Tuesday, June 07, 2011

Gofers, Gaufres, and Gophers

I came across a reference to 'gofers' while I was preparing my recent post on teacakes, and was intrigued by this new/old word. It must have already been an old word in 1846, or presumably it would not have found its way into 'A dictionary of archaic and provincial words, obsolete phrases' which was published in that year. This dictionary defines a gofer as 'A species of tea-cake of an oblong form, made of flour, milk, eggs, and currants, baked on an iron made expressly for the purpose, called a gofering iron, and divided into square compartments.'

Leaving aside such complexities as how a hot iron with square compartments can make oblong tea-cakes, I found this an interesting idea. The Oxford English Dictionary was my next step, and, as I hoped, it nicely solved the etymological puzzle with its description alone - no need to go to the detailed explanation of the derivation of the word itself. The OED says that a gofer is ' A thin batter-cake on which a honeycomb pattern is stamped by the iron plates between which it is baked'. A 'tea-cake' always suggests to me a rather more substantial article that this description, which, I am sure you will agree, sounds more like a wafer. And of course, that is what it is - a gaufre adopted by the English.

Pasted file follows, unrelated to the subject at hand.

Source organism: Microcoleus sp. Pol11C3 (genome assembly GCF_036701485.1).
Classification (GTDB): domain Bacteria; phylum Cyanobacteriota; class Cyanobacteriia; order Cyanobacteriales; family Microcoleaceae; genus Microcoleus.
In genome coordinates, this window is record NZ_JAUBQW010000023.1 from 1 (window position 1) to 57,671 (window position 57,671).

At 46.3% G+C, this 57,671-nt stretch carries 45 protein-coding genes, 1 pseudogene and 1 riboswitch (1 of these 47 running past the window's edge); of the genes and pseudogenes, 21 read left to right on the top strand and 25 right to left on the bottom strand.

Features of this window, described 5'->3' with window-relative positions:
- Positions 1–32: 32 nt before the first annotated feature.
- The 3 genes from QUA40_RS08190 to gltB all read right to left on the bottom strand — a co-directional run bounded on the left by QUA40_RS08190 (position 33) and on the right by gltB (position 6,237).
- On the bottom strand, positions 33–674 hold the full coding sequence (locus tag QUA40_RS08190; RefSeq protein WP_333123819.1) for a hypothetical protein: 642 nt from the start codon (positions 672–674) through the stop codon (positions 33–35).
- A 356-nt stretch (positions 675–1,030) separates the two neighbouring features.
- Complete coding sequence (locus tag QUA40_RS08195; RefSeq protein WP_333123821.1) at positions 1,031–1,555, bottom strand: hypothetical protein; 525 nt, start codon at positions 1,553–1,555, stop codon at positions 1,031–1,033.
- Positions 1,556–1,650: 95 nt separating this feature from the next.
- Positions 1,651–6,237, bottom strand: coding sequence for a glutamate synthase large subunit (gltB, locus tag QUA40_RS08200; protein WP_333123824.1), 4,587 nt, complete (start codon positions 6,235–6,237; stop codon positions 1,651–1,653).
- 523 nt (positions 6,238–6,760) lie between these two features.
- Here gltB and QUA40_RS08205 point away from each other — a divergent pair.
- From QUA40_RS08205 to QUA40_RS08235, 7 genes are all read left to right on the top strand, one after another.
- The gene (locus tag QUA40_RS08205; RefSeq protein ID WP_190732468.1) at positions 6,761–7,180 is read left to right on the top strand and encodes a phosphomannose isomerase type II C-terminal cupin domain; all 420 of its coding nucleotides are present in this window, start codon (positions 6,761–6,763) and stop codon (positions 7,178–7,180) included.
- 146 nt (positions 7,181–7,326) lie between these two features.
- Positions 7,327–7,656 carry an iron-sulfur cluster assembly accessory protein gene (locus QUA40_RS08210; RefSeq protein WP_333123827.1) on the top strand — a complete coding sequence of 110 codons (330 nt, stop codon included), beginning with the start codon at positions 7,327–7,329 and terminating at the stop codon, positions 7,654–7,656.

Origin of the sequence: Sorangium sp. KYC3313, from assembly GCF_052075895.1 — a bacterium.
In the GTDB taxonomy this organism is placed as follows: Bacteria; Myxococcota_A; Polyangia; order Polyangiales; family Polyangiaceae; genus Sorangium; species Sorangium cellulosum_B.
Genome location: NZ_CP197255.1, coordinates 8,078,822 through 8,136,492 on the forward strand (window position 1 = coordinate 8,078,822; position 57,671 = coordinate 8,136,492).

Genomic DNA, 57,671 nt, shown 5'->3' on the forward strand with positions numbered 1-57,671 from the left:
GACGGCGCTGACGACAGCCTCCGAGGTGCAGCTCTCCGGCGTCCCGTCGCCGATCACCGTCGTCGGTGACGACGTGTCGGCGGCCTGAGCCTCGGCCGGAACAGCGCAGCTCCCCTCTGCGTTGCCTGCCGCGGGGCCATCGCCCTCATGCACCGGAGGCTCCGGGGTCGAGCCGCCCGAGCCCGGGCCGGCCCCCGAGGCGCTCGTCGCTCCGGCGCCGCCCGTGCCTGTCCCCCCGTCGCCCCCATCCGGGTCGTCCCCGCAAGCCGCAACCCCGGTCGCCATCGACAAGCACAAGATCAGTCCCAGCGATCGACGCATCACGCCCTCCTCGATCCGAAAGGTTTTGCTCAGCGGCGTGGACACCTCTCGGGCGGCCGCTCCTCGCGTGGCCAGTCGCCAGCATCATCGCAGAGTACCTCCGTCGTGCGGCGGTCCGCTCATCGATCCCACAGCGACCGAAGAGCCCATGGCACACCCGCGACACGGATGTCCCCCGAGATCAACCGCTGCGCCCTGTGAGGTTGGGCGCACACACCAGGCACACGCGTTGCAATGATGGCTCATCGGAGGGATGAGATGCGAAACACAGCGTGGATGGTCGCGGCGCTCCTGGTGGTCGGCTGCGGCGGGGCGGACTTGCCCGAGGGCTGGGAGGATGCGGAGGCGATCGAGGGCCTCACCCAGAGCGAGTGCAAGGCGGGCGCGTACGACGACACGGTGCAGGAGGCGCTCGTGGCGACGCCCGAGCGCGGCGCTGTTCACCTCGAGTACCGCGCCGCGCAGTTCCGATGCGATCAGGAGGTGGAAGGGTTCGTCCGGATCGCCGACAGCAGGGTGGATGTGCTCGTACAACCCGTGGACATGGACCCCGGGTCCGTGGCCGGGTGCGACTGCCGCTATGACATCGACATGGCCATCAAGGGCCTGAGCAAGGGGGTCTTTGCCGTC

Mrs Raffald gives the first recipe in The Experienced English Housekeeper (1769), if the OED is correct, and here it is:

To make Gofers.
Beat three Eggs well, with three Spoonful of Flour, and a little Salt, then mix them with a Pint of Milk, and an Ounce of Sugar, half a Nutmeg grated, beat them well together, then make your Gofer Tongs hot, rub them with fresh Butter, fill the Bottom part of your Tongs and clap the Top upon, then turn them, and when a fine brown on both Sides, put them in a Dish, and pour white Wine Sauce over them, five is enough for a Dish, don't lay them one upon another, it will make them soft.—You may put in Currants if you please.

I have not been able to perform an exhaustive study of the history of gaufres as my computer is still indisposed (but due home today) and many of my books still unpacked awaiting bookshelves, but presumably it was the English who added the currants - for what is an English tea-cake without currants? They also may be responsible for changing its nature, in some instances, from the 'melt-in-the mouth kind of pastry' mentioned in another dictionary to 'tea-cakes of the muffin sort, square, and stamped like net-work with the ‘gaufering-iron'. Note the addition of yeast in the following version, from 'The Practical Cook, English and Foreign', by Joseph Bregion and Anne Miller (1845)

Gofers.
Take a pint and a half of new milk, two ounces of butter, eight tea-spoonfuls of flour, half a teaspoonful of yeast, a quarter of a pound of fine sugar, and a quarter of a pound of currants; let the mixture stand to make it light before you bake it; rub your irons every time with a piece of fresh butter tied up in a cloth. Some think eggs preferable to yeast.

Mis-hearing, mis-pronunciation, spelling confusion, and an overwhelming urge to be ridiculous (on this writer's part) may also lead us to gophers of the rodent variety [see the comments- my error: this almost certainly reefs to the gopher tortoise. Still fun though!]. With absolutely no apologies to those of you in a rather more serious mood this morning, I offer you gopher stew, from 'Family Living on $500 a Year' (1888) by Juliet Corson. The recipe is given as a variation of stewed terrapin.